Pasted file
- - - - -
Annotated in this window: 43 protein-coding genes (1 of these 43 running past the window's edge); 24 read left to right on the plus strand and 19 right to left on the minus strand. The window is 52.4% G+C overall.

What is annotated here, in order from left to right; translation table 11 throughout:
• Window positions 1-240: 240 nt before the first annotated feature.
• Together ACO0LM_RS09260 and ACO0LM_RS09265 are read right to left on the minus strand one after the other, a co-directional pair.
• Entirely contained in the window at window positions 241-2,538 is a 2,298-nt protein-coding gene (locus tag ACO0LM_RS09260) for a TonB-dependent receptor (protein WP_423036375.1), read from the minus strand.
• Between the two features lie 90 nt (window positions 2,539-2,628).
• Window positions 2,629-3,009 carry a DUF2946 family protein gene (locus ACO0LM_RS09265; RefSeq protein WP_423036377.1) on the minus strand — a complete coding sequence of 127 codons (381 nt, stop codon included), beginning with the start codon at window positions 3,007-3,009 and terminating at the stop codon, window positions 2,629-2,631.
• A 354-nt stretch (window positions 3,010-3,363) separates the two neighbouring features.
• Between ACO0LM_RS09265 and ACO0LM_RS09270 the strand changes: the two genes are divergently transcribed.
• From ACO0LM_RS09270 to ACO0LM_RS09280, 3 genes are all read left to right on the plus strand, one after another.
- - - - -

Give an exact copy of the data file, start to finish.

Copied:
Annotated in this window: 43 protein-coding genes (1 of these 43 running past the window's edge); 24 read left to right on the plus strand and 19 right to left on the minus strand. The window is 52.4% G+C overall.

What is annotated here, in order from left to right; translation table 11 throughout:
• Window positions 1-240: 240 nt before the first annotated feature.
• Together ACO0LM_RS09260 and ACO0LM_RS09265 are read right to left on the minus strand one after the other, a co-directional pair.
• Entirely contained in the window at window positions 241-2,538 is a 2,298-nt protein-coding gene (locus tag ACO0LM_RS09260) for a TonB-dependent receptor (protein WP_423036375.1), read from the minus strand.
• Between the two features lie 90 nt (window positions 2,539-2,628).
• Window positions 2,629-3,009 carry a DUF2946 family protein gene (locus ACO0LM_RS09265; RefSeq protein WP_423036377.1) on the minus strand — a complete coding sequence of 127 codons (381 nt, stop codon included), beginning with the start codon at window positions 3,007-3,009 and terminating at the stop codon, window positions 2,629-2,631.
• A 354-nt stretch (window positions 3,010-3,363) separates the two neighbouring features.
• Between ACO0LM_RS09265 and ACO0LM_RS09270 the strand changes: the two genes are divergently transcribed.
• From ACO0LM_RS09270 to ACO0LM_RS09280, 3 genes are all read left to right on the plus strand, one after another.